But Johnson the poet is never far from the conversation. He is a mine of Shakespeare quotes (he was a schoolteacher before he joined Dr Feelgood), and, in his Estuary accent, draws on the Elizabethan Sir Philip Sydney when he talks about the way his fellow band members regard his torments as a song-writer: "They don't see all the 'Biting my truant pen, beating myself for spite,/ "Fool," said my muse to me," Look in thy heart and write" ...'."

What next for Wilko Johnson? More acting, perhaps – he played a mute executioner in Game of Thrones and so enjoyed the experience that he would love a belated career as an actor. "I have all this Shakespeare lodged with me and useless ... perhaps I could play Romeo?" he ponders, and judders out his machine-gun laugh.

Wilko Johnson's autobiography 'Looking Back at Me', co-written with Zoe Howe, is published by Cadiz Music tomorrow. He tours the UK from 11 Oct. Tickets: www.thegigcartel.com.

Arts and Entertainment
Caroline Flack became the tenth winner of Strictly Come Dancing
tvReview: 'Absolutely phenomenal' Xtra Factor presenter wins Strictly Come Dancing final
Arts and Entertainment
J Jefferson Farjeon at home in 1953
booksBooksellers say readers are turning away from modern thrillers and back to golden age of crime writing
Arts and Entertainment
Nick Hewer is to leave The Apprentice after 10 years

TV review Nick Hewer, the man whose eyebrows speak a thousand words, is set to leave The Apprentice

Arts and Entertainment
Female fans want more explicit male sex in Game of Thrones, George R R Martin says

film George RR Martin owns a cinema in Santa Fe

Arts and Entertainment
Clued up: John Lynch and Gillian Anderson in ‘The Fall’

TV review

PROMOTED VIDEO
Arts and Entertainment
Rhys says: 'I'm not playing it for laughs, but I have learnt that if you fall over on stage, people can enjoy that as much as an amazing guitar solo'
musicGruff Rhys on his rock odyssey, and the trouble with independence
Arts and Entertainment
Krysia and Daniel (Hand out press photograph provided by Sally Richardson)
How do today's composers answer the challenge of the classical giant?
Have you tried new the Independent Digital Edition apps?
Arts and Entertainment

ebooksNow available in paperback
Arts and Entertainment

ebooks
News
Shenaz Treasurywala
film
News
tv
Arts and Entertainment
Jason Watkins as Christopher Jefferies
tv
Arts and Entertainment
Star Wars Director JJ Abrams: key character's names have been revealed
film
Arts and Entertainment
Pharrell Williams won two BBC Music Awards for Best Song and International Artist
music
Arts and Entertainment
Mark, Katie and Sanjay in The Apprentice boardroom
TV
Arts and Entertainment

Film The critics but sneer but these unfashionable festive films are our favourites

Arts and Entertainment
Frances O'Connor and James Nesbitt in 'The Missing'

TV We're so close to knowing what happened to Oliver Hughes, but a last-minute bluff crushes expectations

Arts and Entertainment
Joey Essex will be hitting the slopes for series two of The Jump

TV

Who is taking the plunge?
Arts and Entertainment
Katy Perry as an Ancient Egyptian princess in her latest music video for 'Dark Horse'

music
Arts and Entertainment
Dame Judi Dench, as M in Skyfall

film
Arts and Entertainment
Morrissey, 1988

TV
Latest stories from i100
Have you tried new the Independent Digital Edition apps?

ES Rentals

    Independent Dating
    and  

    By clicking 'Search' you
    are agreeing to our
    Terms of Use.

    Surrounded by high-rise flats is a little house filled with Lebanon’s history - clocks, rifles, frogmen’s uniforms and colonial helmets

    Clocks, rifles, swords, frogmen’s uniforms

    Surrounded by high-rise flats is a little house filled with Lebanon’s history
    Return to Gaza: Four months on, the wounds left by Israel's bombardment have not yet healed

    Four months after the bombardment, Gaza’s wounds are yet to heal

    Kim Sengupta is reunited with a man whose plight mirrors the suffering of the Palestinian people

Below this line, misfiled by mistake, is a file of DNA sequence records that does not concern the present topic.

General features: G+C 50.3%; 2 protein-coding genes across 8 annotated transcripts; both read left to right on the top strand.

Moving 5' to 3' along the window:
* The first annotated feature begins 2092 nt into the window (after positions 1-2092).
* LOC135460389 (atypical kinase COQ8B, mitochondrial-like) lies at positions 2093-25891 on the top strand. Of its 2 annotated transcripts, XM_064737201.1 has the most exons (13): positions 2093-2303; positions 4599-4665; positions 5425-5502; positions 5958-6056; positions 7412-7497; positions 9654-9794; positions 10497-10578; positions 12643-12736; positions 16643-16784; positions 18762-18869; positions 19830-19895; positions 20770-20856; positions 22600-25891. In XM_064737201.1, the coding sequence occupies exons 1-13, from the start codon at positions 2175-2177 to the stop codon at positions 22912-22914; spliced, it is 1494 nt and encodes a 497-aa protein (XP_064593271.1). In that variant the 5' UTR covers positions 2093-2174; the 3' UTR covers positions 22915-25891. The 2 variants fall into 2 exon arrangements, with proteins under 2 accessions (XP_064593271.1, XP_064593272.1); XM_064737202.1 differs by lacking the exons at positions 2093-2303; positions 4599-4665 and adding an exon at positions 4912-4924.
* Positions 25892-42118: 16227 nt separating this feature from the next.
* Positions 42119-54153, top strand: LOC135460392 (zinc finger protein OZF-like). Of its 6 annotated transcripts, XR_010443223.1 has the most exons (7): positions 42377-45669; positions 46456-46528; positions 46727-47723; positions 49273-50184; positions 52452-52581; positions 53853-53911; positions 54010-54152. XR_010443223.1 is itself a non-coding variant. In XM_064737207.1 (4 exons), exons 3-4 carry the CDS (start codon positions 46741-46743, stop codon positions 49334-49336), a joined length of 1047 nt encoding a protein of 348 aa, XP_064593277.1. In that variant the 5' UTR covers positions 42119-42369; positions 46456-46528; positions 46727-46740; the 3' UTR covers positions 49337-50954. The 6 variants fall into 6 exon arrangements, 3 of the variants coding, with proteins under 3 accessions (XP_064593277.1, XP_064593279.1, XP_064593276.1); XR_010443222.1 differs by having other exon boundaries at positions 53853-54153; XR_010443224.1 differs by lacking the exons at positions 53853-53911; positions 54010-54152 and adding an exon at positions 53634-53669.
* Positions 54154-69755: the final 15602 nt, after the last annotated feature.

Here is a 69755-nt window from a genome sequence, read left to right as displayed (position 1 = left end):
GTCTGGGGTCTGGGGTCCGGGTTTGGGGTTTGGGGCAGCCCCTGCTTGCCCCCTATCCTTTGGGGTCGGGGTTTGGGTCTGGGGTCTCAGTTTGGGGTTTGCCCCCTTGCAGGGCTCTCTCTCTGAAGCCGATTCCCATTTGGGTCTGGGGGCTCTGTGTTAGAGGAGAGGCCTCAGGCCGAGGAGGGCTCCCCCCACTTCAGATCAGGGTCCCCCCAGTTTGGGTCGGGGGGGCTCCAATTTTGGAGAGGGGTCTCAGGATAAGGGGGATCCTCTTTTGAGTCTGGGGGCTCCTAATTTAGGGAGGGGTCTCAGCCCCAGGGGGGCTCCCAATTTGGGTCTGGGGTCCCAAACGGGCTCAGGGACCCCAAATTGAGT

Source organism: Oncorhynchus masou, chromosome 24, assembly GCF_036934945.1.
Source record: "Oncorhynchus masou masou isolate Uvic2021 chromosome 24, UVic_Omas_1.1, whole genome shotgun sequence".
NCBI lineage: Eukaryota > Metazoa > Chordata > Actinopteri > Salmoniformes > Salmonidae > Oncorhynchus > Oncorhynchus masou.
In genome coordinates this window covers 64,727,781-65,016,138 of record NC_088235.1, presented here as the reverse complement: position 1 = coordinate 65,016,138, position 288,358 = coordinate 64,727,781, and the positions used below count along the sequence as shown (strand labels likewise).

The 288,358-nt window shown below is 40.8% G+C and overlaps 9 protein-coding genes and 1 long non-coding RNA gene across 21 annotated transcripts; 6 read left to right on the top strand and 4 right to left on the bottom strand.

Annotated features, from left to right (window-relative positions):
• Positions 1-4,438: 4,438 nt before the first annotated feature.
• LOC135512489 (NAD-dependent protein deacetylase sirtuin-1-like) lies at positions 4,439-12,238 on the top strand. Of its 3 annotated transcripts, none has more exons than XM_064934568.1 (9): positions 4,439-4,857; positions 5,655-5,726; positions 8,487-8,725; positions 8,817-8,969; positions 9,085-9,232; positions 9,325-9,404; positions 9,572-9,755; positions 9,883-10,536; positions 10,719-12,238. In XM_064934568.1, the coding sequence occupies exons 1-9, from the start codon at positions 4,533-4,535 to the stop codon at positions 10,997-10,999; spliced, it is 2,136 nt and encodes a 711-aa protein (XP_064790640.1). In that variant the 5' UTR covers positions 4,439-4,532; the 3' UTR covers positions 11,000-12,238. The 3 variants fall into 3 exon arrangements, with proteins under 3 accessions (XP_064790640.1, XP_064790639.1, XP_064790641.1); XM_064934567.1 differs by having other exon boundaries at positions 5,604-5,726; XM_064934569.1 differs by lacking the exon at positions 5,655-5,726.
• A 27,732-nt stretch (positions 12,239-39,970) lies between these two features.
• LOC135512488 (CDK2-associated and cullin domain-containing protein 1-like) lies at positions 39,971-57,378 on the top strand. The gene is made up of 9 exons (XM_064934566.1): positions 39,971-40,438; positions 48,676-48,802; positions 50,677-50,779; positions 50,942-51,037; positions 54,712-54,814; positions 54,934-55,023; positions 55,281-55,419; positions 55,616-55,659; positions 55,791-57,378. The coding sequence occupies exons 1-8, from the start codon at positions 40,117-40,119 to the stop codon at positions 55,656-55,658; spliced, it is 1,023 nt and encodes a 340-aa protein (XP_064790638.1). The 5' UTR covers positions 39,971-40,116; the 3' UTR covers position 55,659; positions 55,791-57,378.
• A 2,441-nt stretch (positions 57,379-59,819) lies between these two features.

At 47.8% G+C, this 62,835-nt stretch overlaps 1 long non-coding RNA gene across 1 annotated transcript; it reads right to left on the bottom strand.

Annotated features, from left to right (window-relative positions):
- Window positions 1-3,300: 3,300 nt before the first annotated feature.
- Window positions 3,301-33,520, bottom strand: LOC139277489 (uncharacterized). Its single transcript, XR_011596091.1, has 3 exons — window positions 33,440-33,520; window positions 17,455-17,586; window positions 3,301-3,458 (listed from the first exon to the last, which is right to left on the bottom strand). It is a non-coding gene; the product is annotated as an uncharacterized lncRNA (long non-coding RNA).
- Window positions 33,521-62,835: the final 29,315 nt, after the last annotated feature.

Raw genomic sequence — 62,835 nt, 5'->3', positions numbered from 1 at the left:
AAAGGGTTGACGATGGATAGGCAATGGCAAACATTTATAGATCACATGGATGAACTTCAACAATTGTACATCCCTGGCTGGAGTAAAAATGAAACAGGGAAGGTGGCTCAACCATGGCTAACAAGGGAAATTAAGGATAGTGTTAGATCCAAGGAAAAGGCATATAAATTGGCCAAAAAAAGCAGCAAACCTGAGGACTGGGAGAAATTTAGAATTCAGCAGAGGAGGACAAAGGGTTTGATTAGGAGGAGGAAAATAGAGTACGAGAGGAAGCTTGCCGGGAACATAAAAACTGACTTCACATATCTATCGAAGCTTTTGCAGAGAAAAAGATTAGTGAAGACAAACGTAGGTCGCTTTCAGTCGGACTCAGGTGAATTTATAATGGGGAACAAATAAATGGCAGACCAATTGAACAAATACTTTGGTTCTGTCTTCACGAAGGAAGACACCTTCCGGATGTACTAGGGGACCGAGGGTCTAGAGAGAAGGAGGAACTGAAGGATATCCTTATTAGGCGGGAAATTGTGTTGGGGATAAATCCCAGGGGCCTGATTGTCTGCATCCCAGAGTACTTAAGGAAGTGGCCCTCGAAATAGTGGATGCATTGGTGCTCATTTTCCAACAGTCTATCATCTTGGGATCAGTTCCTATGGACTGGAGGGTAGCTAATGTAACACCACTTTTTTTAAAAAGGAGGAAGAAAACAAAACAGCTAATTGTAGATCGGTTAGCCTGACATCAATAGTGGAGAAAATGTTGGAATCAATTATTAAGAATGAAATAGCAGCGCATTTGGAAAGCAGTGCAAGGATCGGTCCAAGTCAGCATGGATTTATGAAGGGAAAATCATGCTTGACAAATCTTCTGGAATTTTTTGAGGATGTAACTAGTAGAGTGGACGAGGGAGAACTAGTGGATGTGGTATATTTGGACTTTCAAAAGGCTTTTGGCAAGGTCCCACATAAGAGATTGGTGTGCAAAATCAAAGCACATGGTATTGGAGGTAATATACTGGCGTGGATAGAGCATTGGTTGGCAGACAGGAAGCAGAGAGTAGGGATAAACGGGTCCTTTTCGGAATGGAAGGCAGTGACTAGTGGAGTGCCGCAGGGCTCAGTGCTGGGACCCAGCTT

Gastric surgery: Is it really the answer to the UK's obesity epidemic?

    Is gastric surgery really the answer to the UK's obesity epidemic?

    Critics argue that it’s crazy to operate on healthy people just to stop them eating
    Homeless Veterans appeal: Christmas charity auction Part 2 - now LIVE

    Homeless Veterans appeal: Christmas charity auction

    Bid on original art, or trips of a lifetime to Africa or the 'Corrie' set, and help Homeless Veterans
    Pantomime rings the changes to welcome autistic theatre-goers

    Autism-friendly theatre

    Pantomime leads the pack in quest to welcome all
    The week Hollywood got scared and had to grow up a bit

    The week Hollywood got scared and had to grow up a bit

    Sony suffered a chorus of disapproval after it withdrew 'The Interview', but it's not too late for it to take a stand, says Joan Smith
    From Widow Twankey to Mother Goose, how do the men who play panto dames get themselves ready for the performance of a lifetime?

    Panto dames: before and after

    From Widow Twankey to Mother Goose, how do the men who play panto dames get themselves ready for the performance of a lifetime?
    Thirties murder mystery novel is surprise runaway Christmas hit

    Thirties murder mystery novel is surprise runaway Christmas hit

    Booksellers say readers are turning away from dark modern thrillers and back to the golden age of crime writing
    Anne-Marie Huby: 'Charities deserve the best,' says founder of JustGiving

    Anne-Marie Huby: 'Charities deserve the best'

    Ten million of us have used the JustGiving website to donate to good causes. Its co-founder says that being dynamic is as important as being kind
    The botanist who hunts for giant trees at Kew Gardens

    The man who hunts giants

    A Kew Gardens botanist has found 25 new large tree species - and he's sure there are more out there
    The 12 ways of Christmas: Spare a thought for those who will be working to keep others safe during the festive season

    The 12 ways of Christmas

    We speak to a dozen people who will be working to keep others safe, happy and healthy over the holidays
    Birdwatching men have a lot in common with their feathered friends, new study shows

    The male exhibits strange behaviour

    A new study shows that birdwatching men have a lot in common with their feathered friends...
    Diaries of Evelyn Waugh, Virginia Woolf and Noël Coward reveal how they coped with the December blues

    Famous diaries: Christmas week in history

    Noël Coward parties into the night, Alan Clark bemoans the cost of servants, Evelyn Waugh ponders his drinking…
    From noble to narky, the fall of the open letter

    From noble to narky, the fall of the open letter

    The great tradition of St Paul and Zola reached its nadir with a hungry worker's rant to Russell Brand, says DJ Taylor
    A Christmas ghost story by Alison Moore: A prodigal daughter has a breakthrough

    A Christmas ghost story by Alison Moore

    The story was published earlier this month in 'Poor Souls' Light: Seven Curious Tales'